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Companies Like Pixelworks (NASDAQ:PXLW) Are In A Position To Invest In Growth

Simply Wall St

There's no doubt that money can be made by owning shares of unprofitable businesses. For example, biotech and mining exploration companies often lose money for years before finding success with a new treatment or mineral discovery. But the harsh reality is that very many loss making companies burn through all their cash and go bankrupt.

So should Pixelworks (NASDAQ:PXLW) shareholders be worried about its cash burn? For the purpose of this article, we'll define cash burn as the amount of cash the company is spending each year to fund its growth (also called its negative free cash flow). The first step is to compare its cash burn with its cash reserves, to give us its 'cash runway'.

View our latest analysis for Pixelworks

When Might Pixelworks Run Out Of Money?

A company's cash runway is calculated by dividing its cash hoard by its cash burn. In September 2019, Pixelworks had US$22m in cash, and was debt-free. Importantly, its cash burn was US$1.1m over the trailing twelve months. So it had a very long cash runway of many years from September 2019. Even though this is but one measure of the company's cash burn, the thought of such a long cash runway warms our bellies in a comforting way. Depicted below, you can see how its cash holdings have changed over time.

NasdaqGM:PXLW Historical Debt, November 14th 2019

How Well Is Pixelworks Growing?

One thing for shareholders to keep front in mind is that Pixelworks increased its cash burn by 223% in the last twelve months. That's not ideal, but we're made even more nervous given that operating revenue was flat over the same period. Considering these two factors together makes us nervous about the direction the company seems to be heading. While the past is always worth studying, it is the future that matters most of all. So you might want to take a peek at how much the company is expected to grow in the next few years.

How Easily Can Pixelworks Raise Cash?

Even though it seems like Pixelworks is developing its business nicely, we still like to consider how easily it could raise more money to accelerate growth. Generally speaking, a listed business can raise new cash through issuing shares or taking on debt. Commonly, a business will sell new shares in itself to raise cash to drive growth. We can compare a company's cash burn to its market capitalisation to get a sense for how many new shares a company would have to issue to fund one year's operations.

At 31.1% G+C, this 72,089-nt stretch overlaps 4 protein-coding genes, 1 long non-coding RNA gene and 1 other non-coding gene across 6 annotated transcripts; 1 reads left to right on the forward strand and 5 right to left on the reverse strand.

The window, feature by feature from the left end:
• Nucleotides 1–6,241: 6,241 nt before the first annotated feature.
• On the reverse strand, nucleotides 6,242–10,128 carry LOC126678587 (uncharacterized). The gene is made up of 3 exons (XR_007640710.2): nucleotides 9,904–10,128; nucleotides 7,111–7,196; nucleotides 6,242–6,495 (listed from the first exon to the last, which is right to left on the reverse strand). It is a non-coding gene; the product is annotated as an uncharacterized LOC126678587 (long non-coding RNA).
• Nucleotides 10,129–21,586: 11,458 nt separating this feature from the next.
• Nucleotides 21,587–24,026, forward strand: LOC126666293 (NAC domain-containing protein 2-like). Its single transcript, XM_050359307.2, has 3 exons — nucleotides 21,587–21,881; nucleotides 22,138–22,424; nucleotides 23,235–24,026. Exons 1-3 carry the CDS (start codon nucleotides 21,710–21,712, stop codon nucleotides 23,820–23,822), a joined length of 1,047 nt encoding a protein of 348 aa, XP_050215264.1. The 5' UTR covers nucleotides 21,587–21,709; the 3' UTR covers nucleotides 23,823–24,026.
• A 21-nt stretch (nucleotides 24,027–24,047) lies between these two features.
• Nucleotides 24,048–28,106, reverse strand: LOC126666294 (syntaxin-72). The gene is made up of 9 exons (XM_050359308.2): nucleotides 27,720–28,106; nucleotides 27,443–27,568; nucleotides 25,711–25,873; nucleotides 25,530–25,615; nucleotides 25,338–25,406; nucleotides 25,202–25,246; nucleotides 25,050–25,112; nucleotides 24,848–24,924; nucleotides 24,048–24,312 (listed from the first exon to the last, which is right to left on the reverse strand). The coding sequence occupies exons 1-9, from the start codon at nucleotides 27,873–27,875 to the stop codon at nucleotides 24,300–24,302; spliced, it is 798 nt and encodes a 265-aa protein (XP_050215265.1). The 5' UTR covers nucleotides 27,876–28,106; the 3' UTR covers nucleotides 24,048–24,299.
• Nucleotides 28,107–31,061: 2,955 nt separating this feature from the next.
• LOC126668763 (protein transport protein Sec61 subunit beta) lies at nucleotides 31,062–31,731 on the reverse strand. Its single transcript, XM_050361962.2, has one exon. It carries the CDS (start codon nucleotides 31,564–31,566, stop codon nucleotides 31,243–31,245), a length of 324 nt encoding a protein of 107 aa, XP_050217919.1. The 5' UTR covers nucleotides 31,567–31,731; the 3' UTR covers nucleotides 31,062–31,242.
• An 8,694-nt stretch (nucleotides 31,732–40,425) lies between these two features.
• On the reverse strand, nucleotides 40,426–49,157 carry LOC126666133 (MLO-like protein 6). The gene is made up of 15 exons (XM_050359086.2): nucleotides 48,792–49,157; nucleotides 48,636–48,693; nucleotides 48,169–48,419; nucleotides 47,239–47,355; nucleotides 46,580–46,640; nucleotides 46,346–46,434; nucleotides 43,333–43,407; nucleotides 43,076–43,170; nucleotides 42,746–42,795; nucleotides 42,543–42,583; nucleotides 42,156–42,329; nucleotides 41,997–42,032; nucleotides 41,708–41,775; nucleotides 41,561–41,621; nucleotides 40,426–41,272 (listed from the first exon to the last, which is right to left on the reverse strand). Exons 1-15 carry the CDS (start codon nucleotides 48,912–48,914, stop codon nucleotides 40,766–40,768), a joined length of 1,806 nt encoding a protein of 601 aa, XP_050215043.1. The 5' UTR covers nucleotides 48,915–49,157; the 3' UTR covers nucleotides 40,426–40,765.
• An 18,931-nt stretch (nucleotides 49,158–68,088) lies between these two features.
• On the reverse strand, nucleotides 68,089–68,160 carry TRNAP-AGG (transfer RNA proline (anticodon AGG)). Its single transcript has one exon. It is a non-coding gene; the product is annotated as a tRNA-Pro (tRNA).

Pixelworks has a market capitalisation of US$123m and burnt through US$1.1m last year, which is 0.9% of the company's market value. So it could almost certainly just borrow a little to fund another year's growth, or else easily raise the cash by issuing a few shares.

Is Pixelworks's Cash Burn A Worry?

On this analysis of Pixelworks's cash burn, we think its cash runway was reassuring, while its increasing cash burn has us a bit worried. Based on the factors mentioned in this article, we think its cash burn situation warrants some attention from shareholders, but we don't think they should be worried. While it's important to consider hard data like the metrics discussed above, many investors would also be interested to note that Pixelworks insiders have been trading shares in the company. Click here to find out if they have been buying or selling.

Of course Pixelworks may not be the best stock to buy. So you may wish to see this free collection of companies boasting high return on equity, or this list of stocks that insiders are buying.

We aim to bring you long-term focused research analysis driven by fundamental data. Note that our analysis may not factor in the latest price-sensitive company announcements or qualitative material.

If you spot an error that warrants correction, please contact the editor at editorial-team@simplywallst.com. This article by Simply Wall St is general in nature. It does not constitute a recommendation to buy or sell any stock, and does not take account of your objectives, or your financial situation. Simply Wall St has no position in the stocks mentioned. Thank you for reading.